What is a Phlebotomist?
A phlebotomist is a key member of a healthcare team, tasked with taking blood samples from patients or donors. In addition to mastering clinical skills, they must also work well with people, offering comfort and reassurance to patients with a fear of needles or blood.
Phlebotomy technicians must like challenge and responsibility. They must also be accurate, work well under pressure and communicate effectively. Because they work directly with patients, they must notice and relay any important information gained during interactions to doctors, nurses, and laboratory professionals.
In this Article
What You’ll Do as a Phlebotomist
Some of your responsibilities will include:
It’s important to remember that every time a phlebotomist draws blood or sends out lab samples, they are creating or adding to that patient’s blood history. This key part of the patient’s health profile will be in their record for a lifetime.
Phlebotomy technicians work in hospitals, laboratories, physician’s offices, donation facilities, and other healthcare settings where blood is taken and analyzed. Some technicians travel to call on patients who are homebound. In large hospitals or in independent laboratories that operate continuously, technicians usually work the day, evening or night shift and may work on weekends or holidays. Technicians in smaller facilities may work rotating shifts. Some take emergency calls several nights a week or on weekends.
As the job description expands, career opportunities increase, and the outlook for employment as a pharmacy technician is very strong. According to the U.S. Bureau of Labor Statistics’ 2019 Occupational Outlook Handbook, with a large percentage of the population aging the field is expected to increase by 4% through 2029, which is on par with all other occupations.
This means that now is an excellent time to become a pharmacy technician. National long-term projections of employment growth may not reflect local and/or short-term economic or job conditions, and do not guarantee actual job growth.
Where Phlebotomists Work
Take a look at the most common work environments for phlebotomists, according to the U.S. Bureau of Labor Statistics:
Diagnostic and medical laboratories
Accredited phlebotomy programs usually take from one semester to one year to complete, culminating in a certificate or diploma. Coursework generally includes the following:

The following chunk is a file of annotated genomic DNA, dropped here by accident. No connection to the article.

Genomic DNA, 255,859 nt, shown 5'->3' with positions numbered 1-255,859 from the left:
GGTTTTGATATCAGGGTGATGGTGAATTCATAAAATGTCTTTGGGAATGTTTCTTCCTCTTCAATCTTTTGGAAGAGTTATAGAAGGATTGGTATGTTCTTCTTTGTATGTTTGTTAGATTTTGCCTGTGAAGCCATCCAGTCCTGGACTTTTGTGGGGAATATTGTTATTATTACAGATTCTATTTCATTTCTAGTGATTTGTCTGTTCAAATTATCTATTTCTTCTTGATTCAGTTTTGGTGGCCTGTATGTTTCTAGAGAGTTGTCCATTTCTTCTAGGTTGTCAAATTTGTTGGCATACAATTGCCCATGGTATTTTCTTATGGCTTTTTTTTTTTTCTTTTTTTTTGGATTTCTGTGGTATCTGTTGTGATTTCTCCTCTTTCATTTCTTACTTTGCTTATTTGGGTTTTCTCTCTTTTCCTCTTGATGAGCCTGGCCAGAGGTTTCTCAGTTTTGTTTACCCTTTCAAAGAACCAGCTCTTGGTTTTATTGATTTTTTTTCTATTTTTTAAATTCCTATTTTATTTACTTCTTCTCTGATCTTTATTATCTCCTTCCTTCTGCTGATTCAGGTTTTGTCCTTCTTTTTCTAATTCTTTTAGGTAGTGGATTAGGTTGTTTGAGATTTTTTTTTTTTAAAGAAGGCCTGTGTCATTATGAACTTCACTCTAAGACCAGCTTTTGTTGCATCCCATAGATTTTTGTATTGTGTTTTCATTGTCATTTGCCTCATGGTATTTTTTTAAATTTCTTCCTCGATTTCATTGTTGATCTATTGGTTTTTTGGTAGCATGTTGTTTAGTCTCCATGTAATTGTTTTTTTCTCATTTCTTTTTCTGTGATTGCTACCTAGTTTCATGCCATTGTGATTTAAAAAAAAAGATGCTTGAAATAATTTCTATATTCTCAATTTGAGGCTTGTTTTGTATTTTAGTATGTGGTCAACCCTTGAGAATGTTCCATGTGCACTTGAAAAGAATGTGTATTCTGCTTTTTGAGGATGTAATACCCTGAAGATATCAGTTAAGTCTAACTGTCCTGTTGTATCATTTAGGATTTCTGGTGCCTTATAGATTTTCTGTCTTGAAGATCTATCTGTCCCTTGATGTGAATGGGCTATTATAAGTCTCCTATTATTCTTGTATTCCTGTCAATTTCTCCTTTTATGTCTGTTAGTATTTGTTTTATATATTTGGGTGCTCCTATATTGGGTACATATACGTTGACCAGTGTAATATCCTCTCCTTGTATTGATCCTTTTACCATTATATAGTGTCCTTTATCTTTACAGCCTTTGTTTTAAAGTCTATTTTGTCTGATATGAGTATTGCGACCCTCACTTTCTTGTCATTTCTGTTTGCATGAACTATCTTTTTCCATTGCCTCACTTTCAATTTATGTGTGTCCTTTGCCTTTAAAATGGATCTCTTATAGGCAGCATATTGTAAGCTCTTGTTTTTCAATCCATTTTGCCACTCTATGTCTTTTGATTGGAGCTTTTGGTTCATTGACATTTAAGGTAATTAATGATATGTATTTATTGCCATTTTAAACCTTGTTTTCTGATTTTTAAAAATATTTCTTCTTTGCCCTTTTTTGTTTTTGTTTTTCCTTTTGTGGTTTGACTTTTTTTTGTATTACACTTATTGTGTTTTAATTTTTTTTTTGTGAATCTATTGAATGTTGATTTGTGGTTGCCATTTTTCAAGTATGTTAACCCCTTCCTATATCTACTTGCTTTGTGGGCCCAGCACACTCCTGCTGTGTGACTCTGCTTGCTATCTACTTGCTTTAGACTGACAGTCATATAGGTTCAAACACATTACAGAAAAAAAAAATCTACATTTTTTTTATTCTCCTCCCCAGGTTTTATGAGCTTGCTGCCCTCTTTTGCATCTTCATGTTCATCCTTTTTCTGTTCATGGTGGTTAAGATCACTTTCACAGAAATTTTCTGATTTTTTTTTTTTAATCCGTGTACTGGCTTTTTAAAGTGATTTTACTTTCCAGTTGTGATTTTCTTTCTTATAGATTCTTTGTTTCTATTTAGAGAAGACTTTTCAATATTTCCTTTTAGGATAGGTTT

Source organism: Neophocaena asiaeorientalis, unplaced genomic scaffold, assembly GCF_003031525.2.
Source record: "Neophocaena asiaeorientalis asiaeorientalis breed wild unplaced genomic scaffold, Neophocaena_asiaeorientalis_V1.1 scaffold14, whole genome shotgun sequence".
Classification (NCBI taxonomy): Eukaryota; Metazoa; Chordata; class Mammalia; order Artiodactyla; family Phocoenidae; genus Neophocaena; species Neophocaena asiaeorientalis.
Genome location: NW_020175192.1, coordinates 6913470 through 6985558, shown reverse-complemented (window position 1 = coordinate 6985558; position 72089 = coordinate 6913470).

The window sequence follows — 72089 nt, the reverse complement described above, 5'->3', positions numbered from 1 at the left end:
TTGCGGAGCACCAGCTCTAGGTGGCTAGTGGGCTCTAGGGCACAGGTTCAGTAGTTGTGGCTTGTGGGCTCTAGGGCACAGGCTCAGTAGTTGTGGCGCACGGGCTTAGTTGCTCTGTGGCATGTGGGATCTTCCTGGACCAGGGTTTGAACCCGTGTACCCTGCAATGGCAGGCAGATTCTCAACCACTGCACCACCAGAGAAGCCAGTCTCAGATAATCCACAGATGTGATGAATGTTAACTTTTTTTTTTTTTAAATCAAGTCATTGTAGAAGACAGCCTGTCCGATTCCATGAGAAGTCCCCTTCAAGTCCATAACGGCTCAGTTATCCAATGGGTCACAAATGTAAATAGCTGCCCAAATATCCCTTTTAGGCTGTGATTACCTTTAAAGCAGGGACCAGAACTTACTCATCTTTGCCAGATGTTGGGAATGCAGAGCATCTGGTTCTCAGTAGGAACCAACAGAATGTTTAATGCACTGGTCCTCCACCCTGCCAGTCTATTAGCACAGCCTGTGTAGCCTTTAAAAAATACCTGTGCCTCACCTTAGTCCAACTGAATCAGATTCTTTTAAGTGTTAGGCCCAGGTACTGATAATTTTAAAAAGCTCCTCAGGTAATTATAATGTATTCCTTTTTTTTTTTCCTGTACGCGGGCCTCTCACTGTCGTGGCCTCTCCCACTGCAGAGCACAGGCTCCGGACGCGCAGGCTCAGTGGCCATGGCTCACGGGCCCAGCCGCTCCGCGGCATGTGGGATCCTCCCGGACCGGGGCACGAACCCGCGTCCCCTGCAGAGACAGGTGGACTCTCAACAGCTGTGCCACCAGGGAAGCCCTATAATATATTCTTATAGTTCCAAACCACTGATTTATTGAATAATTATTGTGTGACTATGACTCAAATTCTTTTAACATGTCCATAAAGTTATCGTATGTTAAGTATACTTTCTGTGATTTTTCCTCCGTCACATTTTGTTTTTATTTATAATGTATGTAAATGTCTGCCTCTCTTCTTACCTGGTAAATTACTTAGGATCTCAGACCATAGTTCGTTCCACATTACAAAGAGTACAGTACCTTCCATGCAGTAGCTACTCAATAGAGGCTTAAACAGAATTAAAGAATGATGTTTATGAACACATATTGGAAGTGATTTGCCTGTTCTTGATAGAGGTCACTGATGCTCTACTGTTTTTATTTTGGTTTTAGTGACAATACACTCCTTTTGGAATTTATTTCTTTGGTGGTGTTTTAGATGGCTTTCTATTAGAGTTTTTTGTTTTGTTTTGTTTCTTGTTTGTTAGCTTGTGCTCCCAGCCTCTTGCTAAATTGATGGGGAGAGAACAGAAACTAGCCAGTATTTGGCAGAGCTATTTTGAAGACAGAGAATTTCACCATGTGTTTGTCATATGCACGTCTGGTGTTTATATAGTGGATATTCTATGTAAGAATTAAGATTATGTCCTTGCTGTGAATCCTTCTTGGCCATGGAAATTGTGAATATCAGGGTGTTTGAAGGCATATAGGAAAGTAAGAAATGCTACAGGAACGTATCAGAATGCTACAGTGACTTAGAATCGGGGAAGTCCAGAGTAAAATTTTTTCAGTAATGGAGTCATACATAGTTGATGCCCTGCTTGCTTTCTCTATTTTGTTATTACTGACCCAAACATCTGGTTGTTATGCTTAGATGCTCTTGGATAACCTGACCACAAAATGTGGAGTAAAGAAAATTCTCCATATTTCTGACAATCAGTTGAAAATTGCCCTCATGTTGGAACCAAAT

Coursework and Training
Courses you’ll take:
Anatomy and physiology
Blood and cell composition
Blood sampling procedures
Basic venipuncture techniques
Butterfly techniques for the elderly and children
Fingerstick methods for damaged or hard-to-find veins
Heel stick or capillary puncture for newborns
Programs will also cover lab equipment handling skills and proper methods to clean up spills to prevent infection and physical harm. Some programs also include CPR certification.
Skills and Traits for the Job
As a phlebotomist, you’ll work with everyone from infants to the elderly, so you’ll need to be able to deal with the entire spectrum of people. Here are a few skills and traits to consider.
- An active listener
- A clear communicator
- Comfortable working with the public
- Deft with tools
You should have…
- Excellent people skills
- Time management skills
- A knack for critical thinking
- A soothing presence
According to the U.S. Bureau of Labor Statistics, the average salary for phlebotomists in 2019 was $36,480. Salaries can range depending on where you work. The highest 10% earned more than $49,750, with the highest earners typically working in outpatient care canters, hospitals, and diagnostic medical laboratories.
While certification is optional, it is highly recommended as most employers require it. The following agencies offer testing that awards the Certified Phlebotomy Technician (CPT) or Registered Phlebotomy Technician (RPT) titles to those who pass:
Agencies that Award Certification
American Society for Clinical Pathology (ASCP)
American Medical Technologists (AMT)
American Society of Phlebotomy Technicians
Certified phlebotomy technicians must obtain continuing education credits or complete certification management programs to maintain their status. Phlebotomy technicians can enhance their employability by becoming certified as Donor Phlebotomy Technicians (DPT), qualifying them to work in blood collection centers.